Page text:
David Sanger carries on Walter Duranty, Judith Miller and Michael Gordon’s lying legacy at the New York Times. In his new piece, co-written with William J. Broad, Sanger spends eleven-hundred words speculating and propagandizing about what it might meant that an Iranian scientist got a promotion.
Sanger’s* entire argument – it ain’t reporting – is that the new enrichment facility at Qom exists. He repeats the tired, nonsensical lie, which first appeared in Sanger’s “journalism” at the time, that the Iranian government disclosed the existence of the new facility they were building there back in September 2009, as he now puts it, “only after learning that the United States and European powers were about to announce that they had discovered the complex, deep inside the Iranian base.”
Of course not. These are simply hollow lies fed to Sanger by his anonymous government sources, and uncritically passed by him to the rest of the mindless media.
The Iranians simply abided by their Safeguards Agreement with the IAEA and notified them that they would be introducing nuclear material into equipment to be installed at a new facility they were building long before the required 6 months out.
Under the Non-Proliferation Treaty, Iran is required to maintain a “Safeguards Agreement,” which allows IAEA inspectors access to Iran’s nuclear material to verify its non-diversion to military purposes, and requires notification in due time before the introduction of nuclear materials new locations so that the verification of non-diversion will not be interrupted. (The NPT also guarantees the “unalienable rights” of all signatories to the use of nuclear technology for peaceful purposes.)
But, since hardly anyone else in the world was aware of the Qom disclosure to the IAEA, the Western politicians decided they would seize the opportunity – four days after the disclosure – to pretend they had caught Iran “red handed,” making a “secret” uranium enrichment site.
One may wonder why they even need arguments at this point.
But this one did serve the administration’s purpose of finding a way to refuse to accept Iran’s damn-near complete acceptance [.pdf] of the 20% enriched u-235 fuel swap deal that Obama had offered them in the first place, and complain that the end-of-2009 deadline for falling in line and avoiding more sanctions had been violated by the Iranians.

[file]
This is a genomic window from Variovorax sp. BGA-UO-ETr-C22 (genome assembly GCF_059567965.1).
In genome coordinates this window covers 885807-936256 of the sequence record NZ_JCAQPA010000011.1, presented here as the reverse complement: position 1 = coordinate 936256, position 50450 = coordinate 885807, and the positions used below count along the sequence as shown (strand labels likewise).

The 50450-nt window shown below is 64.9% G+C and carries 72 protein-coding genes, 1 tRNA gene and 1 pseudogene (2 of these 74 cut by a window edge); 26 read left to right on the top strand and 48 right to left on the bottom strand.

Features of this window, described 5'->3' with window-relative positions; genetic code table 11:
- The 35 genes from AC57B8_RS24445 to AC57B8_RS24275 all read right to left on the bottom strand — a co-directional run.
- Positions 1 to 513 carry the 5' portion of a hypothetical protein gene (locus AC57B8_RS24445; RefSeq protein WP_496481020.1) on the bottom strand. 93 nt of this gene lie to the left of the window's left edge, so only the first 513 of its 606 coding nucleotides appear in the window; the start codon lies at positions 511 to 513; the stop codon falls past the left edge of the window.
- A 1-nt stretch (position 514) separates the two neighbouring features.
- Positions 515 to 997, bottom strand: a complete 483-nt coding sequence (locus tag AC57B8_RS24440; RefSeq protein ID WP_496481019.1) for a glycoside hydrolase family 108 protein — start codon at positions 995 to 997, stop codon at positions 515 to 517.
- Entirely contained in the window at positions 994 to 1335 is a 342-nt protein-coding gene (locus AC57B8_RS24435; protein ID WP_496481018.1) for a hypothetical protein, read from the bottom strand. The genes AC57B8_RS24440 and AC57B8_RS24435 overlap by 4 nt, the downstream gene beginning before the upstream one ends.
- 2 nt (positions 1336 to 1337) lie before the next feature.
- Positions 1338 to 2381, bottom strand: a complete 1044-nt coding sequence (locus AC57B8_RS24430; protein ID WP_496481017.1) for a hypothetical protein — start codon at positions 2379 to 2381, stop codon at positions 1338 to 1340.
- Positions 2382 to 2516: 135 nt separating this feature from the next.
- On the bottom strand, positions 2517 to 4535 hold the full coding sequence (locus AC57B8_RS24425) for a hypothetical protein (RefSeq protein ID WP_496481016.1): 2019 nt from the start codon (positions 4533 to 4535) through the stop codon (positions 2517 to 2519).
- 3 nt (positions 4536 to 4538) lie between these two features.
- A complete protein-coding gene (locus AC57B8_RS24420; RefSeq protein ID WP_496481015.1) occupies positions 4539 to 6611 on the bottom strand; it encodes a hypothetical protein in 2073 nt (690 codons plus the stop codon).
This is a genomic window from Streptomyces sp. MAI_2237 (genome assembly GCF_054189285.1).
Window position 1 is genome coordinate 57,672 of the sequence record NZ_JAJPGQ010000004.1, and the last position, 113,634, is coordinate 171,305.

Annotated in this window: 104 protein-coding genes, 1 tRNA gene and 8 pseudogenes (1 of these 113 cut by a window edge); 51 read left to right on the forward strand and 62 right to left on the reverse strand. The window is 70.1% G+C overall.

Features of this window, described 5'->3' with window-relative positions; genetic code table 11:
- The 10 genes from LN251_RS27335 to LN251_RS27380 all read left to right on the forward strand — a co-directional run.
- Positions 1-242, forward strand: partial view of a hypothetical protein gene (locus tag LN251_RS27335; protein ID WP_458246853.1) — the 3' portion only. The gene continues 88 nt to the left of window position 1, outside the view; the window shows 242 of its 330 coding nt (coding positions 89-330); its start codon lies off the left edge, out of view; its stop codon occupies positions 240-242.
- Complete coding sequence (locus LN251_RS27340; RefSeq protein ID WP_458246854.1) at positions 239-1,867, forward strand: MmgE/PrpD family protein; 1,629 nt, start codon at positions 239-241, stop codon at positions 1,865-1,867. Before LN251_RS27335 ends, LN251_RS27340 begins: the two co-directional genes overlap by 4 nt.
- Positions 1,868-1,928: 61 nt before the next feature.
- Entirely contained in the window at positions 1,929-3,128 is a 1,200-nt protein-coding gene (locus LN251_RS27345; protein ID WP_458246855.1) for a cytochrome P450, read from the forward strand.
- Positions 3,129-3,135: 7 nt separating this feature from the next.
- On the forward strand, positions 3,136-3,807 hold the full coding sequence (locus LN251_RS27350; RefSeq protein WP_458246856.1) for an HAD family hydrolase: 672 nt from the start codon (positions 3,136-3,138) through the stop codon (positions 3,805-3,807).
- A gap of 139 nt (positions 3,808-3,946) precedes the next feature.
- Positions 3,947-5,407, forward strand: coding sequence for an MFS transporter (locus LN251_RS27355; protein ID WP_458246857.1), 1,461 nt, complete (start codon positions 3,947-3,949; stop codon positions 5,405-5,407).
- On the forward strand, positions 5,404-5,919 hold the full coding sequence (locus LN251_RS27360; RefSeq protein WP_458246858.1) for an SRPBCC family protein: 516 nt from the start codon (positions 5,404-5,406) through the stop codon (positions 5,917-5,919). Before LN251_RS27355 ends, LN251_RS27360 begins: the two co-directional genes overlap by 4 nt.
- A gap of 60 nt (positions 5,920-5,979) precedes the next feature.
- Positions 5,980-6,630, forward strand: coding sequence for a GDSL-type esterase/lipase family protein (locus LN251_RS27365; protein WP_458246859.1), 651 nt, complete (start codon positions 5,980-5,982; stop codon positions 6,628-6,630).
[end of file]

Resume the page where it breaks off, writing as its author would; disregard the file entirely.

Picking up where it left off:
Once the IAEA was done looking around the facility that November, then-director Mohamed ElBaradei said it was “nothing to be worried about.” It was just a hole in the ground then, and has taken all this time to be ready for use. Apparently Sanger has trouble remembering things from a year and a half ago, if they’re true.
The rest of Sanger and Broad’s harangue is simply innuendo stemming from the obvious-to them premises that 1: the Qom facility must have been constructed for nuclear weapons development and 2: that if an Iranian nuclear scientist (that the U.S. and/or Israel has tried to murder**) who used to work with another man Sanger claims is “suspected” of unspecified nuclear weapons work inside the Iranian Revolutionary Guard Corps has been made the new head of their Atomic Energy Agency, and he continues on the exact same path of enriching small amounts of uranium up to 20% for alleged medical uses that his predecessors were on, then that could only mean one thing: an atom bomb program.
Yet the American intelligence community is unanimous [.pdf] in this year’s National Intelligence Estimate that the Iranians have no nuclear weapons program, secret or declared, as they’ve said since 2007[.pdf], long after, as Glenn Greenwald has pointed out, they claim to have discovered the existence of the Qom site.
As even Sanger admits in the article, the administration doesn’t see any cause for alarm here, other than the typical “they’re not supposed to be enriching at all” boilerplate – an answer given only when pressed by the Times. And we know Obama will use any excuse to start a war.
And why should weapons development be the most likely reason for 20% enrichment, Qom’s construction or this scientist’s promotion?
Yes, 20% enriched uranium is closer to the 90-plus percent required to make atom bombs than the rest of Iran’s stockpile of 3.6% enrichment for their electricity program, but it’s also needed for targets in their medical isotope reactor that the U.S.A. helped build for them back in the 1970s when their dictator was our loyal puppet.
During the so-called negotiations of 2009, Iran’s counter-offer to Obama that they swap their 3.6% LEU for finished 20% fuel rods, instead of their relying on the good faith of the French to honor the agreement was perfectly reasonable, as was the Turkish-Brazilian efforts to arrange the swaps on their territory. It was the U.S. government that was the intransigent party in all this, refusing to take Iran’s initial counter-offer as an opening to further talks, and even – shades of Dick Cheney – loudly criticizingthe Brazilian and Turkish governments’ good faith efforts to bring a resolution to the dispute.